The hedgehog pathway in nonalcoholic fatty liver disease.

Published

Journal Article (Review)

Nonalcoholic fatty liver disease (NAFLD) encompasses a spectrum of obesity-associated liver diseases and it has become the major cause of cirrhosis in the Western world. The high prevalence of NAFLD-associated advanced liver disease reflects both the high prevalence of obesity-related fatty liver (hepatic steatosis) and the lack of specific treatments to prevent hepatic steatosis from progressing to more serious forms of liver damage, including nonalcoholic steatohepatitis (NASH), cirrhosis, and primary liver cancer. The pathogenesis of NAFLD is complex, and not fully understood. However, compelling evidence demonstrates that dysregulation of the hedgehog (Hh) pathway is involved in both the pathogenesis of hepatic steatosis and the progression from hepatic steatosis to more serious forms of liver damage. Inhibiting hedgehog signaling enhances hepatic steatosis, a condition which seldom results in liver-related morbidity or mortality. In contrast, excessive Hh pathway activation promotes development of NASH, cirrhosis, and primary liver cancer, the major causes of liver-related deaths. Thus, suppressing excessive Hh pathway activity is a potential approach to prevent progressive liver damage in NAFLD. Various pharmacologic agents that inhibit Hh signaling are available and approved for cancer therapeutics; more are being developed to optimize the benefits and minimize the risks of inhibiting this pathway. In this review we will describe the Hh pathway, summarize the evidence for its role in NAFLD evolution, and discuss the potential role for Hh pathway inhibitors as therapies to prevent NASH, cirrhosis and liver cancer.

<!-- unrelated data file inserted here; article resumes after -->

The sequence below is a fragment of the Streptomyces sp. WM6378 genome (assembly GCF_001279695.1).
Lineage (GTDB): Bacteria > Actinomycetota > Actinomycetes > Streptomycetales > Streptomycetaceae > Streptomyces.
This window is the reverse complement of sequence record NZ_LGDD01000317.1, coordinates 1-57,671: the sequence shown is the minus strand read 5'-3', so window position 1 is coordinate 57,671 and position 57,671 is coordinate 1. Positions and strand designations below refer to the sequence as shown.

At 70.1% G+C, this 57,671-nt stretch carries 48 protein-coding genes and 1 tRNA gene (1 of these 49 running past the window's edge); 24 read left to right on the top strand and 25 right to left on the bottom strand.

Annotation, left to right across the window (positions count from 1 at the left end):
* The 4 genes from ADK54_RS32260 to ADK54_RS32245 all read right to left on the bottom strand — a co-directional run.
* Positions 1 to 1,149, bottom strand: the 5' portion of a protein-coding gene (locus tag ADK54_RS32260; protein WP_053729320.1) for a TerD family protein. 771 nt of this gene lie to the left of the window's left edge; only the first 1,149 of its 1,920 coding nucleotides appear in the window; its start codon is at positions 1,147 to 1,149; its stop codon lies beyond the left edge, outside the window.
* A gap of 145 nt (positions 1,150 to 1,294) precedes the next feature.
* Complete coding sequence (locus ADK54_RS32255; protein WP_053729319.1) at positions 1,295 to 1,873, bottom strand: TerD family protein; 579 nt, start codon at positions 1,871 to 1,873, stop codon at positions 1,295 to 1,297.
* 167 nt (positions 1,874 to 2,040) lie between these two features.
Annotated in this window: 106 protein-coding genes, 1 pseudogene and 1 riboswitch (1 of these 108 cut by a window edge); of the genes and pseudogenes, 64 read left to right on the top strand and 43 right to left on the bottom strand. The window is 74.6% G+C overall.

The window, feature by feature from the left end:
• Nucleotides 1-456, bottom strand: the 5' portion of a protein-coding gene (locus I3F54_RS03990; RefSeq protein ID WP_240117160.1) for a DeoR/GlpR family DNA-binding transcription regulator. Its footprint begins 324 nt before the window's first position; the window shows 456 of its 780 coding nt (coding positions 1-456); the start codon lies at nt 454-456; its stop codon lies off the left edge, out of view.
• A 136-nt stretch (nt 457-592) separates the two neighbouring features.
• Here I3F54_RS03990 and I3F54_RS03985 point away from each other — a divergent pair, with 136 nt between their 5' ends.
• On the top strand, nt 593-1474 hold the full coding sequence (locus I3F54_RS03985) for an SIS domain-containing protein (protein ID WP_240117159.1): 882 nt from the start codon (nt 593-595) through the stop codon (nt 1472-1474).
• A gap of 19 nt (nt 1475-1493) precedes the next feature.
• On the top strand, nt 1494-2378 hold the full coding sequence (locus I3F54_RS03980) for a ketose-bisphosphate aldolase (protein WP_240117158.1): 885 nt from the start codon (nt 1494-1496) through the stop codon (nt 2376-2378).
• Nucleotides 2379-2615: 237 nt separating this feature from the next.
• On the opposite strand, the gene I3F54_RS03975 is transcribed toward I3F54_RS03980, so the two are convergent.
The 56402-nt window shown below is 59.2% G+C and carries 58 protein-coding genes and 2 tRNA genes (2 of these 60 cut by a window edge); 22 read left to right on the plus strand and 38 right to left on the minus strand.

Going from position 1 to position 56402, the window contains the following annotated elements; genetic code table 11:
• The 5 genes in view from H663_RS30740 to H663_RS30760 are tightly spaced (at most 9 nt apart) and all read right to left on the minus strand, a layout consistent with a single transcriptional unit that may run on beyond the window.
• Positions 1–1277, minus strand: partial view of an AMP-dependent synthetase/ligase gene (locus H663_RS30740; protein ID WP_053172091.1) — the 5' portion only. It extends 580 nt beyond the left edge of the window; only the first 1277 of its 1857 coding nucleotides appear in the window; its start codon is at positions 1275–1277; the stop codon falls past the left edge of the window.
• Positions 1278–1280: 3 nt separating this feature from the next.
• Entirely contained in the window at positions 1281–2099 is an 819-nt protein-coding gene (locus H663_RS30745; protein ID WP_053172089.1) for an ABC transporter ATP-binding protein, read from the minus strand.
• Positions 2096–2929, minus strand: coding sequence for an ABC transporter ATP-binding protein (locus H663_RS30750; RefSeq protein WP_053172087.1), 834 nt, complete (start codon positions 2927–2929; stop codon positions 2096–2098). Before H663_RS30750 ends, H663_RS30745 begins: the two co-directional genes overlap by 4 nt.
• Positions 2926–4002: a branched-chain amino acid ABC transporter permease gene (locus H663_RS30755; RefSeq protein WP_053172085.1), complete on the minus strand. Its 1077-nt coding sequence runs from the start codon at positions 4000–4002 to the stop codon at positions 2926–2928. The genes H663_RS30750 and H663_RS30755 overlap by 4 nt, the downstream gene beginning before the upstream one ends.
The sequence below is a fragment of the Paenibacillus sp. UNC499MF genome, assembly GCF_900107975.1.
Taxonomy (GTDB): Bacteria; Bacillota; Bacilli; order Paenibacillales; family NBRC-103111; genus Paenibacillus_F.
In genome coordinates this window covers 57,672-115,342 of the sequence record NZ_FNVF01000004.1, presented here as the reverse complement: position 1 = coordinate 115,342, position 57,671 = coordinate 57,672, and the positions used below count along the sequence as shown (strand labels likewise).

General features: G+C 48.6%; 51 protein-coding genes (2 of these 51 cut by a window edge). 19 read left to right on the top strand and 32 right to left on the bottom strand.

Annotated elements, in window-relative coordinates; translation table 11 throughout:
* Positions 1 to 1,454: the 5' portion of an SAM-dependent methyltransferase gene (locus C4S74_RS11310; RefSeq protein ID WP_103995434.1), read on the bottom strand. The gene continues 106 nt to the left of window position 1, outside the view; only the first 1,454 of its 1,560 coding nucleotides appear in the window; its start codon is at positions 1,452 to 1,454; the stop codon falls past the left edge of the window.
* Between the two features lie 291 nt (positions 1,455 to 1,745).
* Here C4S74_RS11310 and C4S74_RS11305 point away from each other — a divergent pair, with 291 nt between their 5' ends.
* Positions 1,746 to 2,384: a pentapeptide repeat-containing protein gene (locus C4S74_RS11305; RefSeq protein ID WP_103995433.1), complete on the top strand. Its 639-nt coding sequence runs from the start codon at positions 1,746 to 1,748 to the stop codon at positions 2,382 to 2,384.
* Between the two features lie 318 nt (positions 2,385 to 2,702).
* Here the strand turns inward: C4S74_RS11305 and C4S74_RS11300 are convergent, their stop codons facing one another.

Full Text

Duke Authors

Cited Authors

  • Verdelho Machado, M; Diehl, AM

Published Date

  • June 2018

Published In

Volume / Issue

  • 53 / 3

Start / End Page

  • 264 - 278

PubMed ID

  • 29557675

Pubmed Central ID

  • 29557675

Electronic International Standard Serial Number (EISSN)

  • 1549-7798

Digital Object Identifier (DOI)

  • 10.1080/10409238.2018.1448752

Language

  • eng

Conference Location

  • England